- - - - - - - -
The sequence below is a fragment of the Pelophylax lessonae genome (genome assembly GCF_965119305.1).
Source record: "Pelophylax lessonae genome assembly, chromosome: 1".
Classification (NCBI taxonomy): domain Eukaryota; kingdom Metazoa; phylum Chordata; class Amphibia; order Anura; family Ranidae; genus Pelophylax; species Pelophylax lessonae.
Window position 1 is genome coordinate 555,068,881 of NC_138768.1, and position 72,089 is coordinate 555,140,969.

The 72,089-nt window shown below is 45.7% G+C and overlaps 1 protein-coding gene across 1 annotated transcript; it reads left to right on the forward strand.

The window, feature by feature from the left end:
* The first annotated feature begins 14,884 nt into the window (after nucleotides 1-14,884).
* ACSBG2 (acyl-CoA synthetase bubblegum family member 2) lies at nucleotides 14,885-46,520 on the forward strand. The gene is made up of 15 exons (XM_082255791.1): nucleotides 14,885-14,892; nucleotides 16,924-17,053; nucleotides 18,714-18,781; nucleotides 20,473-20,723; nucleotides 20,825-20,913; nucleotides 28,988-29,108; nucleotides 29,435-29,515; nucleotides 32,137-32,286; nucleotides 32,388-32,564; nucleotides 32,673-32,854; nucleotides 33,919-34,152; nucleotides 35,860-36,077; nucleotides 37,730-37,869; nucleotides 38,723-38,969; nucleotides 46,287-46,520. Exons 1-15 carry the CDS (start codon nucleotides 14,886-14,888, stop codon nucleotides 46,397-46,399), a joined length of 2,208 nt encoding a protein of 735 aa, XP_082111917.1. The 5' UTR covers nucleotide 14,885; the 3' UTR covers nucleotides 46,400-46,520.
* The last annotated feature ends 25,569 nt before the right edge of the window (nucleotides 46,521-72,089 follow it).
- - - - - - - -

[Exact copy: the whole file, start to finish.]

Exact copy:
The sequence below is a fragment of the Pelophylax lessonae genome (genome assembly GCF_965119305.1).
Source record: "Pelophylax lessonae genome assembly, chromosome: 1".
Classification (NCBI taxonomy): domain Eukaryota; kingdom Metazoa; phylum Chordata; class Amphibia; order Anura; family Ranidae; genus Pelophylax; species Pelophylax lessonae.
Window position 1 is genome coordinate 555,068,881 of NC_138768.1, and position 72,089 is coordinate 555,140,969.

The 72,089-nt window shown below is 45.7% G+C and overlaps 1 protein-coding gene across 1 annotated transcript; it reads left to right on the forward strand.

The window, feature by feature from the left end:
* The first annotated feature begins 14,884 nt into the window (after nucleotides 1-14,884).
* ACSBG2 (acyl-CoA synthetase bubblegum family member 2) lies at nucleotides 14,885-46,520 on the forward strand. The gene is made up of 15 exons (XM_082255791.1): nucleotides 14,885-14,892; nucleotides 16,924-17,053; nucleotides 18,714-18,781; nucleotides 20,473-20,723; nucleotides 20,825-20,913; nucleotides 28,988-29,108; nucleotides 29,435-29,515; nucleotides 32,137-32,286; nucleotides 32,388-32,564; nucleotides 32,673-32,854; nucleotides 33,919-34,152; nucleotides 35,860-36,077; nucleotides 37,730-37,869; nucleotides 38,723-38,969; nucleotides 46,287-46,520. Exons 1-15 carry the CDS (start codon nucleotides 14,886-14,888, stop codon nucleotides 46,397-46,399), a joined length of 2,208 nt encoding a protein of 735 aa, XP_082111917.1. The 5' UTR covers nucleotide 14,885; the 3' UTR covers nucleotides 46,400-46,520.
* The last annotated feature ends 25,569 nt before the right edge of the window (nucleotides 46,521-72,089 follow it).